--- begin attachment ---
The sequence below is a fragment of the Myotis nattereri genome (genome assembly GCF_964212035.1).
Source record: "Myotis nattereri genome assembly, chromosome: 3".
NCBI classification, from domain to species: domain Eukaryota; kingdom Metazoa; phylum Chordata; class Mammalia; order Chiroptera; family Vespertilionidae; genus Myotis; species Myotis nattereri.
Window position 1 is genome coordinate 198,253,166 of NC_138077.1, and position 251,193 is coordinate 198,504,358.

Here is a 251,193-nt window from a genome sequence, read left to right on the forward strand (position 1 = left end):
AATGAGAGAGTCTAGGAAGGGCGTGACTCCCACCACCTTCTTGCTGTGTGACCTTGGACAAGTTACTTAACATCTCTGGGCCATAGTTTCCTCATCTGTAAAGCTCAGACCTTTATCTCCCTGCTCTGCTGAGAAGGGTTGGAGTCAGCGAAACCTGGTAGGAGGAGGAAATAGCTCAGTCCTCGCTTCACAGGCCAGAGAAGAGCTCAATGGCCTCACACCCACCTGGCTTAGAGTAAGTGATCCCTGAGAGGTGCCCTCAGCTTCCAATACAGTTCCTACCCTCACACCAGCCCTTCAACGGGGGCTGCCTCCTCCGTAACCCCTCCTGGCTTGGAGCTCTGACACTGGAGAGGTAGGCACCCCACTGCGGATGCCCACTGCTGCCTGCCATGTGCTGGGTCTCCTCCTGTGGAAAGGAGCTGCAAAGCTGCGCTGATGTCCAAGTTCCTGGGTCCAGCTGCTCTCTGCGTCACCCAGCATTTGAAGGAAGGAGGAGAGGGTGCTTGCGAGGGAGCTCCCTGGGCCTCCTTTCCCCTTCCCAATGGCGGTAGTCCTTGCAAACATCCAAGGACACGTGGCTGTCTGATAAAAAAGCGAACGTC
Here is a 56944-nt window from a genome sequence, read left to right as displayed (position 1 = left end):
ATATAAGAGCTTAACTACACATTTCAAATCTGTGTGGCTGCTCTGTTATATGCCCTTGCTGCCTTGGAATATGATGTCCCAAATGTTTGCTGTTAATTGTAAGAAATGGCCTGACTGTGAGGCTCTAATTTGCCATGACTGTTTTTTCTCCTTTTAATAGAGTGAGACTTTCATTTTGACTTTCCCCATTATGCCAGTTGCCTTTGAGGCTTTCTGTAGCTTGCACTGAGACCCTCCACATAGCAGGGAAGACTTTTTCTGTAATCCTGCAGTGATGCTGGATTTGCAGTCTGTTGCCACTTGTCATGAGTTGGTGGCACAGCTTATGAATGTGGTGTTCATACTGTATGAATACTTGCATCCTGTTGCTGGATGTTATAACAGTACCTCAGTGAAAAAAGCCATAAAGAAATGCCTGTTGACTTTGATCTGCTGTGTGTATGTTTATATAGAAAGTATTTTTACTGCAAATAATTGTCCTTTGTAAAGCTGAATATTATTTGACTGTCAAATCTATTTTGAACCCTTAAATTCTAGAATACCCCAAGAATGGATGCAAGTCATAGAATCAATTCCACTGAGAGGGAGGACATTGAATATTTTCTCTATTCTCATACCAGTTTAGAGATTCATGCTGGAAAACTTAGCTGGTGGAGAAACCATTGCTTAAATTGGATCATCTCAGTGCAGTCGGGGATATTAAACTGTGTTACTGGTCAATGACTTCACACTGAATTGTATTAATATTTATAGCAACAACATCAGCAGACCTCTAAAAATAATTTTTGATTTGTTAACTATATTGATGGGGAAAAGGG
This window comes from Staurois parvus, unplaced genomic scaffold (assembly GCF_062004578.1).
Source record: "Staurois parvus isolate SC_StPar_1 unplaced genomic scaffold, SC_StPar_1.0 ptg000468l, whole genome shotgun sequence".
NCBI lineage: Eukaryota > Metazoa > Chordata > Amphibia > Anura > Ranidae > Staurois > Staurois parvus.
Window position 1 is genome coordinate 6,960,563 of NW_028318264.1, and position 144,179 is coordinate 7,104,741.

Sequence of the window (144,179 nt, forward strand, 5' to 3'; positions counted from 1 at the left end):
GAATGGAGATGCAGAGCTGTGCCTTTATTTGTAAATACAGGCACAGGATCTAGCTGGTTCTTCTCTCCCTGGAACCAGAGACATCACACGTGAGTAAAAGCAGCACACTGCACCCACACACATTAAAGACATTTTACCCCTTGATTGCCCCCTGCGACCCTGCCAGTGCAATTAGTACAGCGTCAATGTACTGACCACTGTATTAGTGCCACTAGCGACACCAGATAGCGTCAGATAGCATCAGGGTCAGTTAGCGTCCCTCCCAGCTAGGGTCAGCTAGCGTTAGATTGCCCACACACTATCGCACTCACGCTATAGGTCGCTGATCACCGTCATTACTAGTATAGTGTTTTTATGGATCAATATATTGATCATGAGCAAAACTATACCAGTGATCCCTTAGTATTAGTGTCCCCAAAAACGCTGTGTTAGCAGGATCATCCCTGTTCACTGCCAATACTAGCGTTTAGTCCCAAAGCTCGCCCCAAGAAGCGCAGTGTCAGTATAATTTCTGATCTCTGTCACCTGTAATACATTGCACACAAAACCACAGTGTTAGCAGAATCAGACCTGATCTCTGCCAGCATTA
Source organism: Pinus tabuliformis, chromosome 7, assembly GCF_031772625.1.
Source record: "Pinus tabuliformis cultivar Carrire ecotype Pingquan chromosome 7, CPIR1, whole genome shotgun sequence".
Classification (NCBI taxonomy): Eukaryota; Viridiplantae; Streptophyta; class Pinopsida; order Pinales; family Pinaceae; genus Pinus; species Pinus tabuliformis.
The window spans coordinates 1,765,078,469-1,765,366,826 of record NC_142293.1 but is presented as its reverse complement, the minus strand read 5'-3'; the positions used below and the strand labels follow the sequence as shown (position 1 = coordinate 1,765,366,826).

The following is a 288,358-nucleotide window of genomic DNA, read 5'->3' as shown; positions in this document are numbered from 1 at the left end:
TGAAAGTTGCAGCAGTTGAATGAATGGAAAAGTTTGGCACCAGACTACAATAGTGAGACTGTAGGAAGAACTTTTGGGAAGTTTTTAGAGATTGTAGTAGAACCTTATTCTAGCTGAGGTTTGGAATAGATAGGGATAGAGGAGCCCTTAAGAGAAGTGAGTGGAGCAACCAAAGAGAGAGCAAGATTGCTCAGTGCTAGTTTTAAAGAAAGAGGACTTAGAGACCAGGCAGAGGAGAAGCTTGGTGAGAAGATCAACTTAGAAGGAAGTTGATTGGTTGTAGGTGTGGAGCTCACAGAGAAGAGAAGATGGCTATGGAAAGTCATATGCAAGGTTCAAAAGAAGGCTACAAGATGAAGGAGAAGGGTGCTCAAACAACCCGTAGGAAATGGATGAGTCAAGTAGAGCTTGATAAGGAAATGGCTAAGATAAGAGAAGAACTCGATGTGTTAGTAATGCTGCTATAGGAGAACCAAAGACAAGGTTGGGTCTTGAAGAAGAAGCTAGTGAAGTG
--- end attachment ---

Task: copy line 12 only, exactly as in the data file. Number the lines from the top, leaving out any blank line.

Window position 1 is genome coordinate 6,960,563 of NW_028318264.1, and position 144,179 is coordinate 7,104,741.